Posted in | Nanomedicine | Nanomaterials

UC San Diego Research Team Develops Ultimate Natural Sunscreen

UC San Diego’s Chemists, Nanoengineers, and Materials Researchers might have just developed the ultimate natural sunscreen. They have created nanoparticles that imitate the behavior of natural melanosomes, melanin-generating cell structures that protect skin, eyes and other tissues from the destructive effects of UV radiation.

The details of their research have been published in the American Chemical Society journal ACS Central Science.  

Scanning electron microscope image of the synthetic melanin-like nanoparticles, which protected skin cells from DNA damage.( Image by Yuran Huang and Ying Jones, UC San Diego)

Basically, we succeeded in making a synthetic version of the nanoparticles that our skin uses to produce and store melanin and demonstrated in experiments in skin cells that they mimic the behavior of natural melanosomes.

Professor Nathan Gianneschi, a Professor of Chemistry and Biochemistry, Materials Science and Engineering and Nanoengineering at UC San Diego

The accomplishment has practical applications.

“Defects in melanin production in humans can cause diseases such as vitiligo and albinism that lack effective treatments,” Gianneschi added.

Vitiligo is formed when the immune system incorrectly tries to clear normal melanocytes from the skin, effectively preventing the creation of melanocytes. Albinism occurs because of genetic defects that lead to either the absence or a chemical defect in tyrosinase, a copper-containing enzyme involved in the formation of melanin. Both of these diseases do not have any effective treatments and could result in a great risk of skin cancer for patients.

The widespread prevalence of these melanin-related diseases and an increasing interest in the performance of various polymeric materials related to melanin prompted us to look for novel synthetic routes for preparing melanin-like materials.

Professor Nathan Gianneschi, a Professor of Chemistry and Biochemistry, Materials Science and Engineering and Nanoengineering at UC San Diego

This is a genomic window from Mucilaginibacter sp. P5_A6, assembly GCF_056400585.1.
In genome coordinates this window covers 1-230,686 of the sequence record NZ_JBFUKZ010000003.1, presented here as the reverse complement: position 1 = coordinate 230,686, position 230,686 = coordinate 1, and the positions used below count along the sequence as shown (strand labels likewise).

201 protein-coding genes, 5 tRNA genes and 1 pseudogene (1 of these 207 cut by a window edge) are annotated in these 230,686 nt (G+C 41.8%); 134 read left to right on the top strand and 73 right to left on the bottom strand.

Melanin particles are produced naturally in a number of different sizes and shapes by animals—for iridescent feathers in birds or the pigmented skin and eyes of certain reptiles. But scientists have found out that extracting melanins from natural sources is a hard and potentially more complex process than fabricating them synthetically.

Two years ago, Gianneschi and his team discovered that artificial melanin-like nanoparticles could be formed in a precisely controllable manner to imitate the performance of natural melanins used in bird feathers.

We hypothesized that synthetic melanin-like nanoparticles would mimic naturally occurring melanosomes and be taken up by keratinocytes, the predominant cell type found in the epidermis, the outer layer of skin.

Professor Nathan Gianneschi, a Professor of Chemistry and Biochemistry, Materials Science and Engineering and Nanoengineering at UC San Diego

In healthy humans, melanin is supplied to keratinocytes found in the skin after being excreted as melanosomes from melanocytes.

The UC San Diego Researchers prepared melanin-like nanoparticles via the spontaneous oxidation of dopamine—forming biocompatible, artificial analogues of naturally occurring melanosomes. Then they examined their update, movement, distribution and UV radiation-protective capabilities in human keratinocytes in tissue culture.

The Researchers discovered that these artificial nanoparticles were not only taken up and spread normally, like natural melanosomes, within the keratinocytes, they also protected the skin cells from DNA damage caused by UV radiation.

“Considering limitations in the treatment of melanin-defective related diseases and the biocompatibility of these synthetic melanin-like nanoparticles in terms of uptake and degradation, these systems have potential as artificial melanosomes for the development of novel therapies, possibly supplementing the biological functions of natural melanins,” the Researchers said in their paper.

The study’s other co-authors were Yuran Huang and Ziying Hu of UC San Diego’s Materials Science and Engineering Program, Yiwen Li and Maria Proetto of the Department of Chemistry and Biochemistry; Xiujun Yue of the Department of Nanoengineering; and Ying Jones of the Electron Microscopy Core Facility.

The UC San Diego Office of Innovation and Commercialization has filed a patent application on the application of polydopamine-based artificial melanins as an intracellular UV-shield. Companies keen on commercializing this invention can contact Skip Cynar at [email protected]

The research was financially supported by a grant from the Air Force Office of Scientific Research (FA9550-11-1-0105).

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